I spoke to him, Candy Kugel and Bryon Moore using Skype a few months ago. It was great seeing Vinnie on the computer! Vince along with Hal Silvermintz were great mentors for me at Perpetual Motion Pictures when I first got into this crazy bizniz! I miss them both.

  9. on 04 Dec 2011 at 10:57 pm 9.cotty kilbanks said …

    This news was so sad since I was looking forward to seeing him soon on my NYC visit. I worked with Hal Silvermintz, Vinny, and Candy for many years. His drawings were always so beautiful and fluid and he was recently helping me with my Roadmen project. He truly was not only a prince…but a king of New York animation. I will surely miss his enthusiastic personality.

  10. on 05 Dec 2011 at 2:29 pm 10.Larry Ruppel said …

    Very sad news indeed!

    I was just discussing Vinnie’s very long career
    with Candy Kugel on Thursday night.

    For decades Vinnie’s name was so often mentioned as a master animator. It was a great pleasure to have finally met him earlier this year at an ASIFA event.
    He was extremely charming and quick-witted.

    I wish I had known him better. He will surely
    be missed here in the NYC animation community.

  11. on 05 Dec 2011 at 8:09 pm 11.Dan Haskett said …

    So sorry to hear this. I remember Vinnie as a gentle, soft-spoken soul who helped humanize our often insane business atmosphere. My condolences to Candy.

  12. on 05 Dec 2011 at 11:10 pm 12.Masako said …

    I am truly sorry to hear this sad news. Although I never worked with him, it is a great loss for the New York animation community. My deepest condolences to Candy…

  13. on 07 Dec 2011 at 3:52 am 13.Mike Fleischmann said …

    I read about Vinnie’s passing in the Times. Although I only met him once, when I took my daughters to Buzzco several years ago, I found him very friendly and willing to share his craft with others. My condolences to his family, his business associates, and of course, to Candy. His importance to the New York animation scene is undisputed, and his legacy will carry on.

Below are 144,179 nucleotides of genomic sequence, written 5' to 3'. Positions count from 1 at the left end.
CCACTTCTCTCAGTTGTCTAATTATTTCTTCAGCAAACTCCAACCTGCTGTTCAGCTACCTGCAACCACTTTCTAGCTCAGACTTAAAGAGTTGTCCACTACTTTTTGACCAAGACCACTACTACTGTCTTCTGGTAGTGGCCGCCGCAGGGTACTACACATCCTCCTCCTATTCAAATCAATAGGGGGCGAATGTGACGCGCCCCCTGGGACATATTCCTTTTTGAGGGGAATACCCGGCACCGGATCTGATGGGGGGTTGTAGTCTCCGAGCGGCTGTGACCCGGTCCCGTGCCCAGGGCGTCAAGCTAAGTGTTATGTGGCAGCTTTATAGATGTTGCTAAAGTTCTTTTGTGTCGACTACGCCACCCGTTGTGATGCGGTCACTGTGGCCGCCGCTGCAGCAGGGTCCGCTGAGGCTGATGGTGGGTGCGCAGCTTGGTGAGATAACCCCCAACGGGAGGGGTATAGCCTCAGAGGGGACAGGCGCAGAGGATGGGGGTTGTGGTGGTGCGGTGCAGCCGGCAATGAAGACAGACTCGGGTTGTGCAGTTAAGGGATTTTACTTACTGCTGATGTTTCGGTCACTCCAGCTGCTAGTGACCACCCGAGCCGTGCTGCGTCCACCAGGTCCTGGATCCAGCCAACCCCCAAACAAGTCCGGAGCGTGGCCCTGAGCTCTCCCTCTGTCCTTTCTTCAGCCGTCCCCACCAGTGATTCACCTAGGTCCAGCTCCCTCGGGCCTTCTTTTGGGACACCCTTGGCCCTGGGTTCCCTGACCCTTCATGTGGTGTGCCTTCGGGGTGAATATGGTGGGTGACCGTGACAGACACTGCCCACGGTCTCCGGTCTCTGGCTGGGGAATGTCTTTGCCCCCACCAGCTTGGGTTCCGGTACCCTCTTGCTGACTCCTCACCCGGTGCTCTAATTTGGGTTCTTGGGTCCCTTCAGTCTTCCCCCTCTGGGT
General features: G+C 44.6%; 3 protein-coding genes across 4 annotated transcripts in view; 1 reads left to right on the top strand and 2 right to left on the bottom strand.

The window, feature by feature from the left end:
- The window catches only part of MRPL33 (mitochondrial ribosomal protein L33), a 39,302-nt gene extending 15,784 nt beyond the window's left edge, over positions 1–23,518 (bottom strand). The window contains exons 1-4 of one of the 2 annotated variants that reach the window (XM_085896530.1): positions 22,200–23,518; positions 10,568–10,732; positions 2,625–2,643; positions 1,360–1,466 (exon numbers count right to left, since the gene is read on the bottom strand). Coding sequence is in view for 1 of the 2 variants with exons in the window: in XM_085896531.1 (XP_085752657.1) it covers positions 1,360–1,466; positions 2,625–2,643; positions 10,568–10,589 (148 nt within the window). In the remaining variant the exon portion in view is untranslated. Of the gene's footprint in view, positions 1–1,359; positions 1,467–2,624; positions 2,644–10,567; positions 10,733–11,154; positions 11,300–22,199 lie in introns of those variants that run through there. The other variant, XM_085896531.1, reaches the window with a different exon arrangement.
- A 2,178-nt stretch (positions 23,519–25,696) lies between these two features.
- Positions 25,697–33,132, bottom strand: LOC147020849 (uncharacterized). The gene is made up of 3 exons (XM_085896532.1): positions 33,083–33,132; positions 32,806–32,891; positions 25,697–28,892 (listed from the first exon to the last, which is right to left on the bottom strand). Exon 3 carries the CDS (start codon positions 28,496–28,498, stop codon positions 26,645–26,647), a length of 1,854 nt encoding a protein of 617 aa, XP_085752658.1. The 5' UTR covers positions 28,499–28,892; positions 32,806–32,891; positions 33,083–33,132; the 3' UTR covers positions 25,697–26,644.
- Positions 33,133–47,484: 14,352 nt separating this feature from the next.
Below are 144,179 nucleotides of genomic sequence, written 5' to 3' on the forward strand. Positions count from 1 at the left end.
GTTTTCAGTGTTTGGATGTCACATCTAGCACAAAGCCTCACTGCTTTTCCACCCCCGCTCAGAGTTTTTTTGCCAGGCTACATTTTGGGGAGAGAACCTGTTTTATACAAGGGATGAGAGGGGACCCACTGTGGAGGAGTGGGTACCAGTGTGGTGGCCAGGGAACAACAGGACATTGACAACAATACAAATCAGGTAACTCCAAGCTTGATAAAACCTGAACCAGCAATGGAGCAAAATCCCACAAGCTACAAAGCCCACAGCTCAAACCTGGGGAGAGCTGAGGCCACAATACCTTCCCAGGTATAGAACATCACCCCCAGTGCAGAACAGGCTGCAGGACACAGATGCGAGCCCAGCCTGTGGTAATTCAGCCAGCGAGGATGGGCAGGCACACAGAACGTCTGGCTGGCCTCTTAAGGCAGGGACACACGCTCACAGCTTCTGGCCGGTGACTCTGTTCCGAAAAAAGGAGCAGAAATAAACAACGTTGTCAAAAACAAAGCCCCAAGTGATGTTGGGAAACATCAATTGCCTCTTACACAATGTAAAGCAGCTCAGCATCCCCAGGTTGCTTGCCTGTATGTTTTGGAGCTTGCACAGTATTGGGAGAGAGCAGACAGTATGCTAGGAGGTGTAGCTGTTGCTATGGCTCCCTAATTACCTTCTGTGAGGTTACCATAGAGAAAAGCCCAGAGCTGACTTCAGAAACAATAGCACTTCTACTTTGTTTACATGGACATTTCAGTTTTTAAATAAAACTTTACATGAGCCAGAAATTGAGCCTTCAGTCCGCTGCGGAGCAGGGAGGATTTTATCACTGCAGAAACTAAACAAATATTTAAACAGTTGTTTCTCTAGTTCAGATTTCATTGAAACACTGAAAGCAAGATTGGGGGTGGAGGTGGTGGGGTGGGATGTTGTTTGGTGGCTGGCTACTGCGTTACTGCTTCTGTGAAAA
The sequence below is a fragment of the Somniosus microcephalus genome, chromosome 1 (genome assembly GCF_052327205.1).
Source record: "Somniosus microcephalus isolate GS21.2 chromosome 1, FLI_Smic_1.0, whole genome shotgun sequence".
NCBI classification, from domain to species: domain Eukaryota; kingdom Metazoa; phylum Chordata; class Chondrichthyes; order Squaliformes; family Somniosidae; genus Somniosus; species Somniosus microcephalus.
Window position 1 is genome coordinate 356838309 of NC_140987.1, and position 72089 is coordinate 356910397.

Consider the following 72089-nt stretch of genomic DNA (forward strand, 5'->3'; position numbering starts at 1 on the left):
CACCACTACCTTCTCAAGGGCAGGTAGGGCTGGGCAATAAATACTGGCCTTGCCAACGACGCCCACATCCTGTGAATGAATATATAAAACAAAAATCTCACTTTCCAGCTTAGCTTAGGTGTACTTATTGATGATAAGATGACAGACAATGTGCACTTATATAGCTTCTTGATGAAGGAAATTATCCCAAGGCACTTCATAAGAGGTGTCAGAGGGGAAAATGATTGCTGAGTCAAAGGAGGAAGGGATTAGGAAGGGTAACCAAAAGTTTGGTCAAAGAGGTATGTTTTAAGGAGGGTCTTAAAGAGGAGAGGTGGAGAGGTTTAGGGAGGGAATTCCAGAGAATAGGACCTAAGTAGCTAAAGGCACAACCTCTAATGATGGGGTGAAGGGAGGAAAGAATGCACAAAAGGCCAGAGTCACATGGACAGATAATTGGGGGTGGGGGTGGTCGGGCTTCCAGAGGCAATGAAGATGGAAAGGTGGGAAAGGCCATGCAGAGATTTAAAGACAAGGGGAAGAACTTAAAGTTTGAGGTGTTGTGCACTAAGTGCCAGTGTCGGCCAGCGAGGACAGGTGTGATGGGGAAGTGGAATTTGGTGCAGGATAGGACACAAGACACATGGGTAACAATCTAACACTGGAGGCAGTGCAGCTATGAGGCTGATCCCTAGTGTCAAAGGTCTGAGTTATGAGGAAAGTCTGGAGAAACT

14. on 07 Dec 2011 at 12:54 pm 14.Candy Kugel said …

    Thanks to everyone for their kind words. Vince was laid to rest this morning.
    I cannot express how grateful I am for your lovely wishes and how they moved Marilyn, Rick and me. If Vince was like a father to many of you, you are like a family to us. We have shared your good wishes with his widow, daughter and her family.
    We will celebrate Vince’s life in an Open House, here at Buzzco, on Epiphany, Friday, January 6th, from 4-9 pm.
    I have eaten lunch with him for 38 years and shared with him a passion for our art. We know it was a blessing for him to spend his last day at work doing what he loved, to go home, go to bed and leave us peacefully.
    We miss him– and will love him always.

  15. on 07 Dec 2011 at 6:23 pm 15.Jonas Raeber said …

    Just learned the sad news… what a shock! And he was 81? Always thought the man must be eternally 60… only to learn now, that he was 60 in 1990 already, when I worked at Buzzco as an intern. Vincent made me number all these dope sheets by hand, and the latest technological hype was a video linetester, where grabbing one frame took 10 seconds of preroll and 10 seconds of rewind-time… or so.
    Sweet memories of brief few months spent with that fabulous team at Buzzco. Candy, Marilyn, my sincere condolences. Thank you for your recent season’s greetings card, bearing Vincents signature. I’ll cherish it in his memory.

  16. on 08 Dec 2011 at 11:10 pm 16.Xeth Feinberg said …

    Very sad to hear this news, Vince was always a kind and supportive whenever I saw him. My deepest sympathy to Candy and all his friends and family.

  17. on 10 Dec 2011 at 5:00 pm 17.GG said …

    Vinnie was one of sweetest guys in the NYC animation scene and I’m truly shocked and saddened that he has passed on. When I moonlighted at Stars and Stripes (1970?) he was the go-to animator: in charge but not bossy, wise, calm, a pleasure to be around, and that is exactly as he was last month when we last chatted. We will miss him.

  18. on 07 Feb 2012 at 11:01 pm 18.Clare said …

    I didn’t know Vinnie but I am just blown away with his work. Thanks for posting this…he’s amazing.

  19. on 24 Sep 2016 at 5:10 pm 19.Joan Tarshis said …

    I knew Vinnie and Buzz and Hal when I worked at Stars and Stripes. I kept in touch with some as the years passed. I will never forget some of Vinnie’s antics and after hours and hours he would spring from his tiny animation room and burst into song: “Light my fire.Light my fire.” over and over…I think he did that to keep himself sane. I know it helped me. As I grow older I began looking for people from my past and I just found this today. Too soon some are gone, way too soon. But others remain.